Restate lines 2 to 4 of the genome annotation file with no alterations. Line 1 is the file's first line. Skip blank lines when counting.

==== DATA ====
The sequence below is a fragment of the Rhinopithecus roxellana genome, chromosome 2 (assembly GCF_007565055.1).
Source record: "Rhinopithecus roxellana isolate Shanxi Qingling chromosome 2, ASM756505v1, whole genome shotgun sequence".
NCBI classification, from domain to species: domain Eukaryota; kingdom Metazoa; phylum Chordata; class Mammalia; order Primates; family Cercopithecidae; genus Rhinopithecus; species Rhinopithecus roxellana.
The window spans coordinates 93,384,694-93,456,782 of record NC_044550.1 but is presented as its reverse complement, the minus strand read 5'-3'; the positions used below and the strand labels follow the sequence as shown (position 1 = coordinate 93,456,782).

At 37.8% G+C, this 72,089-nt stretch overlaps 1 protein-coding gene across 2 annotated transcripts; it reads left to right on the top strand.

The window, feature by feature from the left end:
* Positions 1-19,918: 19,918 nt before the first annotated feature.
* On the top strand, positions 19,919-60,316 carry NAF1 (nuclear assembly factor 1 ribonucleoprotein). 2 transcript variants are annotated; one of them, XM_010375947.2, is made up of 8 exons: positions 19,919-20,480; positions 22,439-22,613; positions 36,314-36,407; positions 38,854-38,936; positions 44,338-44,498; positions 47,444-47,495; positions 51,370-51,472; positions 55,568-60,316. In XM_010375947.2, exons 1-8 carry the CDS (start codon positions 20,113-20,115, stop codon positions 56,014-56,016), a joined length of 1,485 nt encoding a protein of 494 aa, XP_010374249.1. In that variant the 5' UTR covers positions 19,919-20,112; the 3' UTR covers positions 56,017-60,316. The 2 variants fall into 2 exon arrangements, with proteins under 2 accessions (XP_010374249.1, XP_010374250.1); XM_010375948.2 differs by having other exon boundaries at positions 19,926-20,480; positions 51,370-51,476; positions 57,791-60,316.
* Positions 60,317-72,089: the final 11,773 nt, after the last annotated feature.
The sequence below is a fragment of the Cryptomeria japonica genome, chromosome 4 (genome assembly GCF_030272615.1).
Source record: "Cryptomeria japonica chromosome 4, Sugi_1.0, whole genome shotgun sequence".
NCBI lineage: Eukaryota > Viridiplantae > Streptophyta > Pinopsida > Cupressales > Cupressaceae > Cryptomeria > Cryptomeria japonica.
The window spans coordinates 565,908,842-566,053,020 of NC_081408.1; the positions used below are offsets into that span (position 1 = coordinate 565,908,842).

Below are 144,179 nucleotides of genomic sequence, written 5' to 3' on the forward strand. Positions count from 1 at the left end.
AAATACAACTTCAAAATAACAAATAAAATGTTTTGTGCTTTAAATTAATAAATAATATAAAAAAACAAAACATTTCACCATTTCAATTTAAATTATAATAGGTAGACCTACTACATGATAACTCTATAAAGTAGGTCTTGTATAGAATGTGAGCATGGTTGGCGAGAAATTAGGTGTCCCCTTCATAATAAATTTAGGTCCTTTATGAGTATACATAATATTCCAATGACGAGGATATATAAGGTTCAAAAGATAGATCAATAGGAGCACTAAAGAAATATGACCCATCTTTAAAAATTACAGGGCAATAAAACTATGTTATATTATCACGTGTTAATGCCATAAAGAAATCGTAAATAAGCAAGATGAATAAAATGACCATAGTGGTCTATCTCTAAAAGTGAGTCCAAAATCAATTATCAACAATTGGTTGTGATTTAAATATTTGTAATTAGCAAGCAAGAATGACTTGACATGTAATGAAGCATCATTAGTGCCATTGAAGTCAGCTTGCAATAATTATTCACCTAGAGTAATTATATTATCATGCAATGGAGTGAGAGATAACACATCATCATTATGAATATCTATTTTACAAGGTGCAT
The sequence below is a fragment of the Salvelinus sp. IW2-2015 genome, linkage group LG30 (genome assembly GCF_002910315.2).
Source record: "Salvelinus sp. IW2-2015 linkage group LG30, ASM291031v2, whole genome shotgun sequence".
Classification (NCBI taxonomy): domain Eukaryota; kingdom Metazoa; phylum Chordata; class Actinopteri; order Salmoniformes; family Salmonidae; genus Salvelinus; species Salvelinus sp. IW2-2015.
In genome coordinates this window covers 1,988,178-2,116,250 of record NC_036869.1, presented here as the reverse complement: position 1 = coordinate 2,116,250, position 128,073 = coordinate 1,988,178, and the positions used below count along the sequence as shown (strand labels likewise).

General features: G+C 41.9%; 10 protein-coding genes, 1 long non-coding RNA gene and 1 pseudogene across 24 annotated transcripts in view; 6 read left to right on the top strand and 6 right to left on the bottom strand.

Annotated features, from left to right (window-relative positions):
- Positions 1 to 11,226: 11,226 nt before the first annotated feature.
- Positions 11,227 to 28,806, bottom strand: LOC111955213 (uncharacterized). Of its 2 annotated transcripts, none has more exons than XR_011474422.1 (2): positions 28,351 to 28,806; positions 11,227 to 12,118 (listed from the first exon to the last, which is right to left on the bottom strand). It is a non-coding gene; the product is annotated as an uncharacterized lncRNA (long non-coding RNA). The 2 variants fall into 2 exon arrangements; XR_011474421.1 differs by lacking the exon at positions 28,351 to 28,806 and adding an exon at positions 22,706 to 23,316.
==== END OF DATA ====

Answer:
Source record: "Rhinopithecus roxellana isolate Shanxi Qingling chromosome 2, ASM756505v1, whole genome shotgun sequence".
NCBI classification, from domain to species: domain Eukaryota; kingdom Metazoa; phylum Chordata; class Mammalia; order Primates; family Cercopithecidae; genus Rhinopithecus; species Rhinopithecus roxellana.
The window spans coordinates 93,384,694-93,456,782 of record NC_044550.1 but is presented as its reverse complement, the minus strand read 5'-3'; the positions used below and the strand labels follow the sequence as shown (position 1 = coordinate 93,456,782).